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Terrorism, self-determination and IPOB

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Supporters of the Indigenous People of Biafra (IPOB) wave Biafran flags on May 28, 2017 in the Osusu district of Aba.<br />The Nigerian civil war’s 50th anniversary will be commemorated on May 30. The war was triggered when the Igbo people, the main ethnic group in the southeast, declared an independent breakaway state, the Republic of Biafra. / AFP PHOTO / STEFAN HEUNIS


Upon the motion ex parte of the Attorney General of the Federation (AGF) for and on behalf of the government of President Muhammadu Buhari, the Federal High Court, Abuja, proscribed the Indigenous Peoples of Biafra (IPOB) as a terrorist organisation. Already, matters have arisen out of the step taken by the government, including important procedural matters as to whether the government can sue IPOB as a body, lack of fair hearing in the ruling, and the propriety of an interim injunction despite repeated warnings against it by the office of the Chief Justice of Nigeria (CJN), the legitimacy of the relief sought, amongst others. But this piece is on the propriety of declaring IPOB a terrorist organisation. Specifically, it disagrees with the executive declaration and judicial affirmation of IPOB as a terrorist group.

Since 911 terrorist attacks which shook the political and economic edifices of the U.S., states have increasingly risen over and above the aphorism that one man’s terrorist is another man’s freedom fighter to decisively rein in on acts of terrorism. Typically, terrorists act like gangsters, rogue groups, mobsters, outlaws or anarchists and seek to actualise their goal by indiscriminately attacking the persons and property of their targets with dangerous weapons. Specifically, such attacks may take the form of bombings, assassinations, armed assaults, kidnappings, and hijackings, as a means to the end of realising their dreams.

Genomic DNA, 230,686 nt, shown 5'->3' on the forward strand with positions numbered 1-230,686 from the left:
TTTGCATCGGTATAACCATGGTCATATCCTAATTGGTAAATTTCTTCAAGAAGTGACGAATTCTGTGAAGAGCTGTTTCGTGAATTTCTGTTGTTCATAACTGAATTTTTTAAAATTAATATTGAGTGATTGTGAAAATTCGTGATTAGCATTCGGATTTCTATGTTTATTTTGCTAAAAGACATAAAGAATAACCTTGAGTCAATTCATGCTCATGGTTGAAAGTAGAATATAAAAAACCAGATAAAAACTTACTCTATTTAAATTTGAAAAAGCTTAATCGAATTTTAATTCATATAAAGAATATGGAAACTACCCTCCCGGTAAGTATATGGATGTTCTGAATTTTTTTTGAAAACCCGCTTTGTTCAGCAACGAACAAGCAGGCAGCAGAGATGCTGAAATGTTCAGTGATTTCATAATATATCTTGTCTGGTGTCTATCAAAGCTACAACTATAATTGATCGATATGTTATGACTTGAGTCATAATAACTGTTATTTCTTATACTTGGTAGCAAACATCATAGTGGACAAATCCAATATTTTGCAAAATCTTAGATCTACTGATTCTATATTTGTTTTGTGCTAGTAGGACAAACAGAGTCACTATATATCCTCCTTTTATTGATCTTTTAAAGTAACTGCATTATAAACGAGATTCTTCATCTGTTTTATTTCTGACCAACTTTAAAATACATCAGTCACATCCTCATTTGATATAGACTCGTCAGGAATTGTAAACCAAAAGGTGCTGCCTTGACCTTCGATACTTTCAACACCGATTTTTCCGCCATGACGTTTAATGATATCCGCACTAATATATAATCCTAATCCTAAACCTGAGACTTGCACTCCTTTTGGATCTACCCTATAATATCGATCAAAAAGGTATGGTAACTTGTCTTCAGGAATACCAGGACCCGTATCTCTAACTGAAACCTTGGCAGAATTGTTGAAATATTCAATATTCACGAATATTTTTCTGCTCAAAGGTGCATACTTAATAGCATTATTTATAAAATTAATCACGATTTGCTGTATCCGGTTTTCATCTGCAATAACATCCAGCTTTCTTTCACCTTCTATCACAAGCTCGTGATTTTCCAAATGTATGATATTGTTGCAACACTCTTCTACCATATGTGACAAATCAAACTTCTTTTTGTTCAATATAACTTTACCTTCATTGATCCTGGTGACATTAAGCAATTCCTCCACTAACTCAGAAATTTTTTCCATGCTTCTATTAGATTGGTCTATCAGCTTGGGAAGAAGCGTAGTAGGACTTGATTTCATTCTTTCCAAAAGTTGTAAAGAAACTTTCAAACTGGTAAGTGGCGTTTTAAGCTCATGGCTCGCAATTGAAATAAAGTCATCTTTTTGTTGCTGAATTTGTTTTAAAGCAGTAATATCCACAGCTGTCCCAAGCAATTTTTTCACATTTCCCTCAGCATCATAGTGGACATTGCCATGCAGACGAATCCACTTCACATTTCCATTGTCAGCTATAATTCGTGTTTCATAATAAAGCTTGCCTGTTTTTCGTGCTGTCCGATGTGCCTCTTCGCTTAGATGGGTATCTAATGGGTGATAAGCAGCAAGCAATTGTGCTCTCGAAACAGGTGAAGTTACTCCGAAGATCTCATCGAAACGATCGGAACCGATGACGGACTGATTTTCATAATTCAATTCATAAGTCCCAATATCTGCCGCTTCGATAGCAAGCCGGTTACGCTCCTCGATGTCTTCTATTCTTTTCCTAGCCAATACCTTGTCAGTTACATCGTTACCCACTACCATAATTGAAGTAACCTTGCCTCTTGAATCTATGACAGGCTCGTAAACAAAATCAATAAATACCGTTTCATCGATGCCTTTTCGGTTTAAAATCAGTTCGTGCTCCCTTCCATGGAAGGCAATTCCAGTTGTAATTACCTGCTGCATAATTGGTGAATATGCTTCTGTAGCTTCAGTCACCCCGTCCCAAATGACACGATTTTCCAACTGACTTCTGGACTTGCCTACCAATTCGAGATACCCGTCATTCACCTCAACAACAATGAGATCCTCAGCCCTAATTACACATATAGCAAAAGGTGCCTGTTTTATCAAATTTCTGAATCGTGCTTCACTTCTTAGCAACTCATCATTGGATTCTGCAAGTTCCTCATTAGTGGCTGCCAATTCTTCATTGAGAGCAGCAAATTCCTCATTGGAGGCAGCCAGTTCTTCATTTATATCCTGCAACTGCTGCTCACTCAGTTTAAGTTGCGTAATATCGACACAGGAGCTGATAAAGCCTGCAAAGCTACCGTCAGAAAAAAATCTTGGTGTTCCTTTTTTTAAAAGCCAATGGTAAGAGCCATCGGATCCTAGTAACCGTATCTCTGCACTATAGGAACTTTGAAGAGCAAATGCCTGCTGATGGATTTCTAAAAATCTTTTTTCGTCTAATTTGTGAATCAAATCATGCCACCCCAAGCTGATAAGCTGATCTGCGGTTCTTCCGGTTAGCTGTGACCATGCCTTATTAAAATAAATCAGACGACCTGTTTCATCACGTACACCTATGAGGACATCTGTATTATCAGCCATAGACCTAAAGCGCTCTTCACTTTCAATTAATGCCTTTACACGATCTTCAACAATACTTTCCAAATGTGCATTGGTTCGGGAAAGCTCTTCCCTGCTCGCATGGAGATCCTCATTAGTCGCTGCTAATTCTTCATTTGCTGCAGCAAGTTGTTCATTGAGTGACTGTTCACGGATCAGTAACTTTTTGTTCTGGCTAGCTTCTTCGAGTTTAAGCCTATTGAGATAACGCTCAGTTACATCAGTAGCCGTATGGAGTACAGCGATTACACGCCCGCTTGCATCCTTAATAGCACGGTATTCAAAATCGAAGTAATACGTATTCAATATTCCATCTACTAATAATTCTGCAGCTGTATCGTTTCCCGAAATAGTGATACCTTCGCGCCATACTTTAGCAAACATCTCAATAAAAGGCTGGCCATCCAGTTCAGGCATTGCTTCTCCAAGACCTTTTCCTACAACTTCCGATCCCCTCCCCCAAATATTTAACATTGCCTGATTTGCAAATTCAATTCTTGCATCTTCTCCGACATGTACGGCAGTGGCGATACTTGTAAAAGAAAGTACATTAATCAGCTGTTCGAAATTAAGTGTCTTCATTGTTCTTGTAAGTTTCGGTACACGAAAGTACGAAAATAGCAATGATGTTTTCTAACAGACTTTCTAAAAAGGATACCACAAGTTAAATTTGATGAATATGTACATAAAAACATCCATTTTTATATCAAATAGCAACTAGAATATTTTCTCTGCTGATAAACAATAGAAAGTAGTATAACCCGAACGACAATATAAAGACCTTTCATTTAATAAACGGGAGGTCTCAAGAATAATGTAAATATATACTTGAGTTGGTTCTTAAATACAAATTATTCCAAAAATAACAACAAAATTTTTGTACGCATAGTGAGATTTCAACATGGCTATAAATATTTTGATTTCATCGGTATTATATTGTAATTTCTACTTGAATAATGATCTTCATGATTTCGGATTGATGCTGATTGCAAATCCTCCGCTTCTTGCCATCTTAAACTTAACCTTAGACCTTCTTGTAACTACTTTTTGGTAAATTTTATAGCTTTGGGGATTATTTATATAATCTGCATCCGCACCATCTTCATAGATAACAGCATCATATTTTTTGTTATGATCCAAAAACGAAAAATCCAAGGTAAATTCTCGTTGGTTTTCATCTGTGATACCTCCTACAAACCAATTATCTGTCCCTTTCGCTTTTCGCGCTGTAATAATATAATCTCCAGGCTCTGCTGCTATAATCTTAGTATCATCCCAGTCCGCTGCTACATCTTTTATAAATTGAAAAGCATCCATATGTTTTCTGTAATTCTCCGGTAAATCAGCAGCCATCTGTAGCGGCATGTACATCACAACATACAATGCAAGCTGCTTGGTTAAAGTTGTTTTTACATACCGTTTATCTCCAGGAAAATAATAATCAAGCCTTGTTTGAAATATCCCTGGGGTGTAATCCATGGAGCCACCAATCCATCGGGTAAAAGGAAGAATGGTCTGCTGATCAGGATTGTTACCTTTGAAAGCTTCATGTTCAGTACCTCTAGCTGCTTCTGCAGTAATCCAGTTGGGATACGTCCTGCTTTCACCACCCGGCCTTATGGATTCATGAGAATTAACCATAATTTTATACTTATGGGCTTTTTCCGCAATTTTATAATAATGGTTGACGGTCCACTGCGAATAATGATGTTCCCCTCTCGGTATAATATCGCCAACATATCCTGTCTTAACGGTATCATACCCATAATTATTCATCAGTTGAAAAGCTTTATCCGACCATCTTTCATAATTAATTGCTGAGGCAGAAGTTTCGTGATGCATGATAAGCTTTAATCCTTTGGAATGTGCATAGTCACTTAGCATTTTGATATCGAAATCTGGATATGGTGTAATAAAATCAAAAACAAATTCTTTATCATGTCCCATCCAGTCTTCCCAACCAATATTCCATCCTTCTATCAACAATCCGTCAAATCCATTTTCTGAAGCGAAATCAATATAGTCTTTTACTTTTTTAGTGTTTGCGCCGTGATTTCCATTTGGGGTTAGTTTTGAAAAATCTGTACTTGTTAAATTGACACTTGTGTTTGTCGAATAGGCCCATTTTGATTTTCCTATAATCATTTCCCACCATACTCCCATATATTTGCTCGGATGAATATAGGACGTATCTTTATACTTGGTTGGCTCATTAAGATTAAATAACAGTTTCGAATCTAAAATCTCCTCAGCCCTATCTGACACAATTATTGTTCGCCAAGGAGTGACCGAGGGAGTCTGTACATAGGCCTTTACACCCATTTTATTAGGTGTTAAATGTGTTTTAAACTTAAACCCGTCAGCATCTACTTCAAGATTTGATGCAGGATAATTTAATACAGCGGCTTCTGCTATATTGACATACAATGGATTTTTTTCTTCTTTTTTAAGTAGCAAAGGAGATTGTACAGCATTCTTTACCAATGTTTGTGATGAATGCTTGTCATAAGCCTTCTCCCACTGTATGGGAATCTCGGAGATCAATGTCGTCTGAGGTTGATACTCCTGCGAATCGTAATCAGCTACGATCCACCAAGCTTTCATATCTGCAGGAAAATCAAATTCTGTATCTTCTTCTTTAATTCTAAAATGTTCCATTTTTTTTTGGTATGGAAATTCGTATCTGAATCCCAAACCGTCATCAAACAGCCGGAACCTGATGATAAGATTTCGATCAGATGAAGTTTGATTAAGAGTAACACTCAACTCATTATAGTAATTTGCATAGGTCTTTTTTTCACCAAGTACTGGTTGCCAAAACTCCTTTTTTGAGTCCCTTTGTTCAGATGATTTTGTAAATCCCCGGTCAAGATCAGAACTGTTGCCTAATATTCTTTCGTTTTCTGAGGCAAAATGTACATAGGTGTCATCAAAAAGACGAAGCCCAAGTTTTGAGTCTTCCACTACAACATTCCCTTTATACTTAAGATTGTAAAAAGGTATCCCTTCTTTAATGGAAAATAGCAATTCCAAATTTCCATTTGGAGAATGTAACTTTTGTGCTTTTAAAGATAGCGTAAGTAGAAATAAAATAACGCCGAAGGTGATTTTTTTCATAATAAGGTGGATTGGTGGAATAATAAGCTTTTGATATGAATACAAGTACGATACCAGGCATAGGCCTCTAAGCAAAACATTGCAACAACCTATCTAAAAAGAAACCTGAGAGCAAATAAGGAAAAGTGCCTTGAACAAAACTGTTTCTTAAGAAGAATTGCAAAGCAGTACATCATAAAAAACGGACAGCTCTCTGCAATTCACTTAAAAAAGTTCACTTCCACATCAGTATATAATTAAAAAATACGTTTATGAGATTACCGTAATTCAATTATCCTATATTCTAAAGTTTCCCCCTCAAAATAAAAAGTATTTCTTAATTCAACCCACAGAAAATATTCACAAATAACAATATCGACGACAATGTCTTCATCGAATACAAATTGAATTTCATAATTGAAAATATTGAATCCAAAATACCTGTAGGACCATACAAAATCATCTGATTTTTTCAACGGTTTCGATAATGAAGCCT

In view of terrorists’ indiscriminate, wanton and atrocious waste of lives and property, a U.S. judge in Flatow v. Islamic Republic of Iran (999 F. Supp. 1, 23, D.D.C. 1998) observed that “terrorism has achieved the status of almost universal condemnation, as have slavery, genocide, and piracy, and the terrorist is the modern era’s hostis humani generis – an enemy of all mankind.” With the exception of the rare cases of one-man terrorist, terrorists usually operate under the umbrella of a terrorist organisation.

Despite its vagueness, terrorism is not without context or definition. As known in contemporary times, terrorism emerged from the Reign of Terror in the aftermath of the French Revolution orchestrated by Maxmilien Robespierre in 1793, wherein the lives of the enemies of the revolution were wasted in order to stabilise the country. Although states still perpetrate terrorism, non-states actors have dominated the field of operation, including ISIS, Al Quaeda, Al Shabaab and Boko Haram.